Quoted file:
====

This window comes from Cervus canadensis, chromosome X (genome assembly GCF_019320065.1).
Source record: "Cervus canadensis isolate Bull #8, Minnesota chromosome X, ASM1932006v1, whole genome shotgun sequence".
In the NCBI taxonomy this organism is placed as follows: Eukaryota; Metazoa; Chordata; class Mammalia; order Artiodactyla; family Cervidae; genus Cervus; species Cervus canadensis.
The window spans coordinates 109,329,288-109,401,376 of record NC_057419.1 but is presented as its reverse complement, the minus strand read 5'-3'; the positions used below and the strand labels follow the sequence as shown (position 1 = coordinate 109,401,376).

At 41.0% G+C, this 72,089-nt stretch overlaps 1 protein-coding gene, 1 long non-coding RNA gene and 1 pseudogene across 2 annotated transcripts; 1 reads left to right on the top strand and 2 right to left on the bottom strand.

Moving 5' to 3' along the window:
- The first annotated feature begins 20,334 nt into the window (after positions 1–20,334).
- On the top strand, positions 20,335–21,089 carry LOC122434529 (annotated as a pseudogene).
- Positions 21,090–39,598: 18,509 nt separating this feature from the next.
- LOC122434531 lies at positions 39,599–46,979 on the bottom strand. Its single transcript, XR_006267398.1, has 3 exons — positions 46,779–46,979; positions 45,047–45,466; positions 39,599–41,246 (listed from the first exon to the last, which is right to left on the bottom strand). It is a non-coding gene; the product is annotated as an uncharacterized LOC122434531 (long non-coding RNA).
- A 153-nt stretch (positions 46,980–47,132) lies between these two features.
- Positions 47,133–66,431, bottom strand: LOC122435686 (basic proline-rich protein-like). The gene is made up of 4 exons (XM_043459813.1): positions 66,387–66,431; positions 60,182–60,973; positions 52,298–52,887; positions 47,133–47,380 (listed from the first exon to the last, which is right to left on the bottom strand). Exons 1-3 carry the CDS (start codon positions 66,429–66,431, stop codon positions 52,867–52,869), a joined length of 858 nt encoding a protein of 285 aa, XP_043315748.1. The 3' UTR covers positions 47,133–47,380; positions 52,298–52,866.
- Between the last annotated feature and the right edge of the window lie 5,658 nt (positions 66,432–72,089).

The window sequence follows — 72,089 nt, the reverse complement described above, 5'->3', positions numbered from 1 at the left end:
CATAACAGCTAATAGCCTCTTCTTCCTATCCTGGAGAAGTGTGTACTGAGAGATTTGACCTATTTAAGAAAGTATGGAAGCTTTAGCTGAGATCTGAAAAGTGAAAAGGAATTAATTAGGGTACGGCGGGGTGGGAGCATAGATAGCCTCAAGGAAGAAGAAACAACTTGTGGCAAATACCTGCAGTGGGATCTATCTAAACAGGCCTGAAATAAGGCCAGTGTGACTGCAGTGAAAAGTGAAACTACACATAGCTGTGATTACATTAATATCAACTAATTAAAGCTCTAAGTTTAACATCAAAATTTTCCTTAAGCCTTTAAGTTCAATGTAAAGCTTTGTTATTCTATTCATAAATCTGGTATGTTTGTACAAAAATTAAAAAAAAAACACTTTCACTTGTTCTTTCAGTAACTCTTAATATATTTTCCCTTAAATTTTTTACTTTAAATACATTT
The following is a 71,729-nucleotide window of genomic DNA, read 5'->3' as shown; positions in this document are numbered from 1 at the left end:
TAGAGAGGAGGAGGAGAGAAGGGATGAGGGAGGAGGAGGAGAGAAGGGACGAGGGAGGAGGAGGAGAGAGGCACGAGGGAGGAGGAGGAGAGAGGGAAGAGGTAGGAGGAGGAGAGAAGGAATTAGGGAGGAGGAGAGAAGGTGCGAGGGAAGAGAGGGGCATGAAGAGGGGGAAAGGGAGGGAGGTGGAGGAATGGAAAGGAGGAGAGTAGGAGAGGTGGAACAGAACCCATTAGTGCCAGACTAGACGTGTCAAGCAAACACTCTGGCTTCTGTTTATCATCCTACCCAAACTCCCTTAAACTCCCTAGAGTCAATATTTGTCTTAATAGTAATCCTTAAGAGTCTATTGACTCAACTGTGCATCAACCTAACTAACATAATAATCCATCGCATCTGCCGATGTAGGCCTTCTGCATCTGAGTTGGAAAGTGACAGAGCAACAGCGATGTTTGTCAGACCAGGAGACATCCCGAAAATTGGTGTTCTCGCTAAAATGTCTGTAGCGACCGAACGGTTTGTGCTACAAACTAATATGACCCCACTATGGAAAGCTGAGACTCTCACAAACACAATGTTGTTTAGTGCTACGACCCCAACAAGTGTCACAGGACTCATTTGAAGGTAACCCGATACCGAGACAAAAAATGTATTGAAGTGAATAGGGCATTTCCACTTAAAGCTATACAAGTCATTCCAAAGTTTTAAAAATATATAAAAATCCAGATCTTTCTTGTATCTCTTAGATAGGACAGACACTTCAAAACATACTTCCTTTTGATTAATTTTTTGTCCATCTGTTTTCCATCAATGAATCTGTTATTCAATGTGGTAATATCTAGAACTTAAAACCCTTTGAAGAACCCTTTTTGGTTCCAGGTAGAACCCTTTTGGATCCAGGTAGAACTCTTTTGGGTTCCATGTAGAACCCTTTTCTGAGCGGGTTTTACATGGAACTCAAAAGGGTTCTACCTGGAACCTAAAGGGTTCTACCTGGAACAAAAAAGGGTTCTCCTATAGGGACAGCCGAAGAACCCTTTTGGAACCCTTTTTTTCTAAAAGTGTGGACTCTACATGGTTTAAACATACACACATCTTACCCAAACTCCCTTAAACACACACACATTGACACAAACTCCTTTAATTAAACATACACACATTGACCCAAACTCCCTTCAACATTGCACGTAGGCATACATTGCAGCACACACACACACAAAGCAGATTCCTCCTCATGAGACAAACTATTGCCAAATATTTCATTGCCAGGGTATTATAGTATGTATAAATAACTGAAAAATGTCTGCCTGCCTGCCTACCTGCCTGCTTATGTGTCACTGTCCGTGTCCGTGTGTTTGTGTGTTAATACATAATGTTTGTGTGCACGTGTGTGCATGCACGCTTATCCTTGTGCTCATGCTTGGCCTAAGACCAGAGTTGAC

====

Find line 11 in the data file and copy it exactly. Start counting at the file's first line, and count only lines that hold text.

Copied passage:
- A 153-nt stretch (positions 46,980–47,132) lies between these two features.